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Year : 2011  |  Volume : 2  |  Issue : 1  |  Page : 15-19

Impact of inherited thrombophilic factors on deep vein thrombosis in individuals in south Iran

Hematology Research Center, Shiraz University of Medical Sciences, Shiraz, Iran

Correspondence Address:
Mehran Karimi
Professor of Pediatric Hematology-Oncology Hematology Research Center, Nemazee Hospital Shiraz University of Medical Sciences
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Source of Support: None, Conflict of Interest: None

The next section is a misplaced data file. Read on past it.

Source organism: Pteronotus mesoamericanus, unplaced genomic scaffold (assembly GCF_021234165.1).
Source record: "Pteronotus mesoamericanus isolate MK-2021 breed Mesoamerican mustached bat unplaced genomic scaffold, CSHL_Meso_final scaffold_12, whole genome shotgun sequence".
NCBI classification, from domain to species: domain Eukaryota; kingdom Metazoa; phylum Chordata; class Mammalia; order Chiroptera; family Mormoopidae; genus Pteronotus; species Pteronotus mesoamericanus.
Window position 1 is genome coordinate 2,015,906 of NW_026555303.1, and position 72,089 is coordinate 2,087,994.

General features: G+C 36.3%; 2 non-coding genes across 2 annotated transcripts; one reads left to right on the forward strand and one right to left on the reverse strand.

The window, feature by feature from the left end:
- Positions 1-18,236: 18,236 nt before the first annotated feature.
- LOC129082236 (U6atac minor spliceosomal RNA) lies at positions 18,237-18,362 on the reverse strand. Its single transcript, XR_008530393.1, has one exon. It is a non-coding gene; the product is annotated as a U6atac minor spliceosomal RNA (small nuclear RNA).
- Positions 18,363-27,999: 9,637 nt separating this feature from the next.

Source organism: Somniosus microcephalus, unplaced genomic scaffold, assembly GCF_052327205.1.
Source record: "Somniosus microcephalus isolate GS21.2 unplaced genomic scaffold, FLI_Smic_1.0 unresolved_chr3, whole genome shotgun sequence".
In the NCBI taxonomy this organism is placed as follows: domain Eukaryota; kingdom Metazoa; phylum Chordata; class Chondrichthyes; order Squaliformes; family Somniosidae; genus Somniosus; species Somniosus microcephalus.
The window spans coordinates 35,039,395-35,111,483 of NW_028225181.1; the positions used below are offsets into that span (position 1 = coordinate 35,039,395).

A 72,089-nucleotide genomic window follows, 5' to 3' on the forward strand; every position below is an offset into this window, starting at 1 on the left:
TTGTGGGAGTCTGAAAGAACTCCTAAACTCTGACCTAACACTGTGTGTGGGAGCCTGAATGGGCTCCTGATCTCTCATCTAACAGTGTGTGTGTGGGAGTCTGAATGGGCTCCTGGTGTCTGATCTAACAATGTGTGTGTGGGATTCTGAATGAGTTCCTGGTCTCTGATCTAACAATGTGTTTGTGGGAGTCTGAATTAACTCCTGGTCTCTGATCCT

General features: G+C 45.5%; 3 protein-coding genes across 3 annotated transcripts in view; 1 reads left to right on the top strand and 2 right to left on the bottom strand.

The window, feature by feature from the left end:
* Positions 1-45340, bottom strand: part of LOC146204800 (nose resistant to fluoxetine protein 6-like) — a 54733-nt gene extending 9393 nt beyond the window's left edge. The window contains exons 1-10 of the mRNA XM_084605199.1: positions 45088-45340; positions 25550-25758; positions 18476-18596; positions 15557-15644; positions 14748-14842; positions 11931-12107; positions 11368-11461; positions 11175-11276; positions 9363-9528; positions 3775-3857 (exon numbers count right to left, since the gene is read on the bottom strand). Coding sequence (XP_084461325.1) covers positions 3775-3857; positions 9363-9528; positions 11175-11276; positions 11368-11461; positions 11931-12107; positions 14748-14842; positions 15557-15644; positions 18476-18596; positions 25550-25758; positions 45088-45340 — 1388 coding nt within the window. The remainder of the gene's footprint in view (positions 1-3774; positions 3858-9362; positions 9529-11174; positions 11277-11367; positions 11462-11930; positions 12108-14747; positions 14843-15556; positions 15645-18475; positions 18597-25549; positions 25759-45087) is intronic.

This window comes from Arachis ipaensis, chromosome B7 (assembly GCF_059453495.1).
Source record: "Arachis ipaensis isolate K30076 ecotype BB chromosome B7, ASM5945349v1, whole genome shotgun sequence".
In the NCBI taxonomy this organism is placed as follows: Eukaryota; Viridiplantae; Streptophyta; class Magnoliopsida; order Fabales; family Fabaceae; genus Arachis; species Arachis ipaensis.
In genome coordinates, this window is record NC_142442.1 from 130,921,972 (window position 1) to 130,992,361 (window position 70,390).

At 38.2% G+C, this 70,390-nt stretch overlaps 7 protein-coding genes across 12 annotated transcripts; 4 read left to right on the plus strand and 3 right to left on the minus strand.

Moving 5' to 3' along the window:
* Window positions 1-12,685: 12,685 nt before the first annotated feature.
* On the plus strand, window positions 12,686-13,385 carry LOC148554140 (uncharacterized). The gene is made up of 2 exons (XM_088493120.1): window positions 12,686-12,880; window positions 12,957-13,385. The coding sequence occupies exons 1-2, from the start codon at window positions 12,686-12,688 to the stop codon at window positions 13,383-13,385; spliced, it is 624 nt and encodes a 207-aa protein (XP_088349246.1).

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Inherited thrombophilic factors are risk factors for venous thrombosis. This study aimed to estimate the frequencies of factor V Leiden (FVL) and prothrombin G20210A mutations and protein C, protein S, and antithrombin III deficiencies in individuals from south Iran and the impact of these factors on the incidence of venous thrombosis in this area. The study population included 135 patients with venous thrombosis and 1200 healthy blood donors. The protein C, protein S, and antithrombin III activities were measured, and the prothrombin 20210A and FVL mutations were analyzed using polymerase chain reaction-based highresolution melting analysis and restriction fragment length polymorphism with genomic DNA. The frequencies of protein C, protein S, and antithrombin deficiencies in the control group were 0.33% (95% confidence interval [CI]=0.30Π 0.36), 0.25% (95% CI=0.23Π0. 27), and 0.08% (95% CI=0.06Π0. 10), respectively, and for the patient group were 5.3% (95% CI=1.5Π9. 1), 3.8% (95% CI=0.5Π7. 0), and 4.5% (95% CI=0.9Π8. 0), respectively. The allele frequencies of FV Leiden and prothrombin 20210A in the control group were (0.0175 [CI=0.0122Π0. 0227] and 0.0200 [CI=0.0144Π0. 0256], their frequencies in the patients were significantly high 0.196 and 0.181, respectively. Thus, in the area studied, the genetic background clearly affected the onset age and the clinical course of thrombosis. Approximately 41.5% of the patients who were from the study area and had DVT had at least 1 of these predisposing genetic factors.

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